‘Home Sweet Home Alone’ Review: Disney Plus Reboot Offers Little Hilarity, Lots of Homesickness

·5-min read

Home Sweet Home Alone” takes everything audiences loved about the Chris Columbus-directed, John Hughes-penned original and turns it around on them. Holiday sentimentality co-mingling with slapstick violence hits differently when the filmmakers not only swap the roles of the empathetic protagonist and dastardly antagonists, but also take a both-sides approach to rooting interest. While this might seem like an ingenious way to reinvigorate a long-run-into-the-ground franchise where a child faces off against bumbling burglars, this Disney Plus offering maddeningly fails to lean into the aspects it so desperately and ambitiously seeks to change. Mean-spirited, downright sloppy and awkwardly unfunny, this rote feature reboot lacks holiday cheer.

Jeff and Pam McKenzie (Rob Delaney and Ellie Kemper) are begrudgingly selling their home as they can no longer make their mortgage payments. Tech wiz Jeff has been unemployed for months and Pam’s teacher’s salary is dwindling. The cash-strapped couple is also scrambling to keep the devastating news from their perceptive teen daughter Abby (Katie Beth Hall) and tween son Chris (Max Ivutin). But with Christmas fast approaching and the seller’s market booming, the sad reality of losing their home during the joyful season is hitting them hard.

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After hearing a story of someone who turned their trash into treasure at auction, Jeff remembers his mother’s collection of German antique porcelain dolls stored in their bedroom closet. His research reveals there’s one in particular — a lederhosen-clad boy with an upside-down head — that could rescue the family from their financial woes as it’s worth over $200K. However, when he goes to look for it, he sees it’s missing and knows just who took it: spoiled 10-year-old relative stranger Max Mercer (Archie Yates), who visited their recent open house. The timing couldn’t be worse as Max’s mom (Aisling Bea), who’s Tokyo-bound with her extended family, has mistakenly left her son home alone. Convoluted and over-explained hijinks ensue as the harried marrieds break into Max’s manse in an attempt to get the family heirloom back.

Shifting the primary focus from the kid to the adults is certainly an innovative choice. Yet it’s done no favors in execution, frequently forgetting to be lively, humorous and endearing along the way. Director Dan Mazer and screenwriters Mikey Day and Streeter Seidell bend over backward to needlessly rationalize and continually remind us of the reasons why Jeff and Pam are harassing Max — who, by way of a misunderstanding, thinks the couple are human traffickers out to kidnap him. Max also isn’t exactly innocent as he shows no empathy toward others on multiple occasions, practically stealing from a toy donation table, not to mention the item he takes from the McKenzies’ home. His trials and travails dealing with familial chaos are of a similar hue to the original story by Hughes (who receives a co-screenplay and story by credit), except with rushed, ham-handed character motivations and without any earned emotions. And, unlike the original, secondary characters either in Max’s family or the McKenzies’ don’t leave their mark, only serving to pad the run time.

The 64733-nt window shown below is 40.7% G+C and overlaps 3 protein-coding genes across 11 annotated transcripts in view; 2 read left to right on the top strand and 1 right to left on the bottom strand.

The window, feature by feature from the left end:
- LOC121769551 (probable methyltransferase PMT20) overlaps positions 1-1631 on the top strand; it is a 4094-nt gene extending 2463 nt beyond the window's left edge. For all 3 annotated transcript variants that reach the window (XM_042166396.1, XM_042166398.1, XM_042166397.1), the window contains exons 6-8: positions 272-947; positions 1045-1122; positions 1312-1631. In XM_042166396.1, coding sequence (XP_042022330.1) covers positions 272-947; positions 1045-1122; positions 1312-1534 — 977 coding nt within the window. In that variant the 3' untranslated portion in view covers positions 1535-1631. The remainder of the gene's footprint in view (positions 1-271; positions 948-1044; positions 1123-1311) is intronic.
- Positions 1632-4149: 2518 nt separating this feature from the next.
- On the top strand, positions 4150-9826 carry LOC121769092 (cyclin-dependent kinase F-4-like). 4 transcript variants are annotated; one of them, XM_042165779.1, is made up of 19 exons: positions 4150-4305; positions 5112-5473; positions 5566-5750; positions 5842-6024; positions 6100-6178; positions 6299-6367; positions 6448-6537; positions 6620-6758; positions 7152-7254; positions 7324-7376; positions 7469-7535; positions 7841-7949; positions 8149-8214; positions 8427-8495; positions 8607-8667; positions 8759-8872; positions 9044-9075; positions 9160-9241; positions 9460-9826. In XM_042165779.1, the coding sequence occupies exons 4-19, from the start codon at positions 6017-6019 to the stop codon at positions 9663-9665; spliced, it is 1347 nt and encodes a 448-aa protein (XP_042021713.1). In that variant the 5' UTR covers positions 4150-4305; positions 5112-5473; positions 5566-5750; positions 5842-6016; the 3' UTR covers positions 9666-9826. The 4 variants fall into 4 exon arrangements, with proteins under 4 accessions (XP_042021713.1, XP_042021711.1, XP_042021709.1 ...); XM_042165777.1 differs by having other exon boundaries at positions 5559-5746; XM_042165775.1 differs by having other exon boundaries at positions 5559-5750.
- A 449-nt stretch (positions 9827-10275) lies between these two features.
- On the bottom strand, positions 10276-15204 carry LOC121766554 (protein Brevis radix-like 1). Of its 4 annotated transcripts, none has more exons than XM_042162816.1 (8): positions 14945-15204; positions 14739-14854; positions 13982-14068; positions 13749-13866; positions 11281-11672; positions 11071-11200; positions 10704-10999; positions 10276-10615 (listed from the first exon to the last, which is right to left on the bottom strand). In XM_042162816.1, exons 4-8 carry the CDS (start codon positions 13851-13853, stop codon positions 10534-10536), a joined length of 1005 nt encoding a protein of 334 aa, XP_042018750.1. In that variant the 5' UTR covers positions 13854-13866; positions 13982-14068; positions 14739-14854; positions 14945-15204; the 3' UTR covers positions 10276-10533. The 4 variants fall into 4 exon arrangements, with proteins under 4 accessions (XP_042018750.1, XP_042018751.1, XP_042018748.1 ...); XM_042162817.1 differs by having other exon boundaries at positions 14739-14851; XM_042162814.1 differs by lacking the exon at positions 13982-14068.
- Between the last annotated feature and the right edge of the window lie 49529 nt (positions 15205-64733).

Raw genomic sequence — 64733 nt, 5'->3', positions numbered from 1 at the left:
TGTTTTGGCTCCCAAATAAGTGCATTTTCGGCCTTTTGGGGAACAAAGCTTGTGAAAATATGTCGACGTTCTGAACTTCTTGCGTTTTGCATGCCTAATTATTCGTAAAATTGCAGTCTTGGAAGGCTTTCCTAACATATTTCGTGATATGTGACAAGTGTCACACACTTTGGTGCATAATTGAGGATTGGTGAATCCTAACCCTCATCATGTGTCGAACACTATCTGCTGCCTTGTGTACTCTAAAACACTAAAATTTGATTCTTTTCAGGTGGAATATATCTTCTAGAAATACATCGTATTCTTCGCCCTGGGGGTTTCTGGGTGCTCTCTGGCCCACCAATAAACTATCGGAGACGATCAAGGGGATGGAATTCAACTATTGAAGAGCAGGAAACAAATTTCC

The narrative struggles to assign the power positions of tormenter and victim. They’re constantly in flux, causing audience sympathy to eventually wane as we question why we want to see victims of financial hardship get pummeled by a little rich kid. Pratfalls endemic to this series might have youngsters laughing, but it takes a very long time to work up to that point, so pint-sized audience members — and possibly their parents — will have surely tuned out by then. The film takes on a celebratory tone whenever Max defeats his perceived bullies. Clearly the filmmakers want to illustrate everyone here has their reasons to fight for their homes, but failing to define who’s in the right or wrong comes across as pure incompetence.

Amid such lackluster material, the film’s cast rarely shine in their roles, which is confounding given all are capable, talented performers who have turned in excellent work on other projects. Yates (“Jojo Rabbit”) naturally radiates charisma, but the script often mutes it, doing him a disservice. Kemper (“Unbreakable Kimmy Schmidt”) and Delaney (“Catastrophe”) have trouble getting a proper handle on the heartfelt aspects of their roles which clash against the comedic. Even the inclusion of Buzz McCallister (Devin Ratray), playing a private security guard patrolling the neighborhood, is too under-written to stoke the fires of nostalgia as it should.

It’s baffling that “Home Sweet Home Alone” didn’t turn out better as, on paper, the list of cast and creatives reads like an ideal marriage of talent and vision. Mazer, who wrote on such prank-heavy projects as “Da Ali G Show” and “Borat,” and Seidell and Day, who’ve worked on “Saturday Night Live” (Day’s “Dad Prank Video” is an offshoot of Kevin McCallister’s mischievous escapades), come from notable modern schools of comedy, innately knowing how to get a laugh. But their attempts at slapstick and self-aware jokes land with a dull thud. The film’s downfall is leaning too far into parental drama, and blunting the satisfying feeling kids have watching their cinematic avatar demonstrate physical and mental aptitude. The iconic original “Home Alone” captured lightning in a bottle. Perhaps it’s true that we can never truly go home again.

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